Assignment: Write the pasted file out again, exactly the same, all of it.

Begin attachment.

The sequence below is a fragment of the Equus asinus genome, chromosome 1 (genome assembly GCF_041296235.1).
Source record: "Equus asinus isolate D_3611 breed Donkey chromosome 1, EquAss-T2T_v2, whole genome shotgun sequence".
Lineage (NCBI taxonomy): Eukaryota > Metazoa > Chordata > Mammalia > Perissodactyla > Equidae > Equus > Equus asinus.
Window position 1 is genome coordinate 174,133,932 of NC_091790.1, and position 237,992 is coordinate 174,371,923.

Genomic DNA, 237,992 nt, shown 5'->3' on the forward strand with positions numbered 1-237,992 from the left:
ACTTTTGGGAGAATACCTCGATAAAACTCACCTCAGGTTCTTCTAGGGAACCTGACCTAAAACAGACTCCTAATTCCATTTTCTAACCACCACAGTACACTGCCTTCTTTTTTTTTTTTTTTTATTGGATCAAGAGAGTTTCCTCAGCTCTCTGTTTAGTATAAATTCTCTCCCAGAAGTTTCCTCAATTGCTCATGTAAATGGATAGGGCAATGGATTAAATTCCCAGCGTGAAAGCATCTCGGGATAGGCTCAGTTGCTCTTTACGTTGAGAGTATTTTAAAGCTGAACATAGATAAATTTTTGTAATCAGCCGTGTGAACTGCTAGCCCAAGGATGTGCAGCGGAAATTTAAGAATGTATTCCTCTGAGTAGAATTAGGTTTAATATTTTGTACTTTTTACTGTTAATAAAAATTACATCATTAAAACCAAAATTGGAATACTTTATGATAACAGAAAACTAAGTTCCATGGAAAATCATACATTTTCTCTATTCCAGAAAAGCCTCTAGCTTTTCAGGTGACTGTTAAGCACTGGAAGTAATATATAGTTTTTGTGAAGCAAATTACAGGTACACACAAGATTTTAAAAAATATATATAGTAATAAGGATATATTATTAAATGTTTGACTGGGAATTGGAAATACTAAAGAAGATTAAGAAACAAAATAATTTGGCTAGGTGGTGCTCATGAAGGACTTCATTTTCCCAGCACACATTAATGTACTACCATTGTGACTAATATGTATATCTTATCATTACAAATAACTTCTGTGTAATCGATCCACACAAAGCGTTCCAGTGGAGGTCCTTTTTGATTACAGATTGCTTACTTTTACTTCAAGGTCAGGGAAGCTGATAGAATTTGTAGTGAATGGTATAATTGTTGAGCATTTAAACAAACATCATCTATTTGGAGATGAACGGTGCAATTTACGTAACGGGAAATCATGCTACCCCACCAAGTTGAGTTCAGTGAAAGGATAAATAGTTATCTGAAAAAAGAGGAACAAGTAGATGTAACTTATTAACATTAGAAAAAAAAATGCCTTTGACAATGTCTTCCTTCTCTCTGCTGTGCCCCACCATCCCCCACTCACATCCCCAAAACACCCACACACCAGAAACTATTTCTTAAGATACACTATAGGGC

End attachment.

The sequence below is a fragment of the Equus asinus genome, chromosome 1 (genome assembly GCF_041296235.1).
Source record: "Equus asinus isolate D_3611 breed Donkey chromosome 1, EquAss-T2T_v2, whole genome shotgun sequence".
Lineage (NCBI taxonomy): Eukaryota > Metazoa > Chordata > Mammalia > Perissodactyla > Equidae > Equus > Equus asinus.
Window position 1 is genome coordinate 174,133,932 of NC_091790.1, and position 237,992 is coordinate 174,371,923.

Genomic DNA, 237,992 nt, shown 5'->3' on the forward strand with positions numbered 1-237,992 from the left:
ACTTTTGGGAGAATACCTCGATAAAACTCACCTCAGGTTCTTCTAGGGAACCTGACCTAAAACAGACTCCTAATTCCATTTTCTAACCACCACAGTACACTGCCTTCTTTTTTTTTTTTTTTTATTGGATCAAGAGAGTTTCCTCAGCTCTCTGTTTAGTATAAATTCTCTCCCAGAAGTTTCCTCAATTGCTCATGTAAATGGATAGGGCAATGGATTAAATTCCCAGCGTGAAAGCATCTCGGGATAGGCTCAGTTGCTCTTTACGTTGAGAGTATTTTAAAGCTGAACATAGATAAATTTTTGTAATCAGCCGTGTGAACTGCTAGCCCAAGGATGTGCAGCGGAAATTTAAGAATGTATTCCTCTGAGTAGAATTAGGTTTAATATTTTGTACTTTTTACTGTTAATAAAAATTACATCATTAAAACCAAAATTGGAATACTTTATGATAACAGAAAACTAAGTTCCATGGAAAATCATACATTTTCTCTATTCCAGAAAAGCCTCTAGCTTTTCAGGTGACTGTTAAGCACTGGAAGTAATATATAGTTTTTGTGAAGCAAATTACAGGTACACACAAGATTTTAAAAAATATATATAGTAATAAGGATATATTATTAAATGTTTGACTGGGAATTGGAAATACTAAAGAAGATTAAGAAACAAAATAATTTGGCTAGGTGGTGCTCATGAAGGACTTCATTTTCCCAGCACACATTAATGTACTACCATTGTGACTAATATGTATATCTTATCATTACAAATAACTTCTGTGTAATCGATCCACACAAAGCGTTCCAGTGGAGGTCCTTTTTGATTACAGATTGCTTACTTTTACTTCAAGGTCAGGGAAGCTGATAGAATTTGTAGTGAATGGTATAATTGTTGAGCATTTAAACAAACATCATCTATTTGGAGATGAACGGTGCAATTTACGTAACGGGAAATCATGCTACCCCACCAAGTTGAGTTCAGTGAAAGGATAAATAGTTATCTGAAAAAAGAGGAACAAGTAGATGTAACTTATTAACATTAGAAAAAAAAATGCCTTTGACAATGTCTTCCTTCTCTCTGCTGTGCCCCACCATCCCCCACTCACATCCCCAAAACACCCACACACCAGAAACTATTTCTTAAGATACACTATAGGGC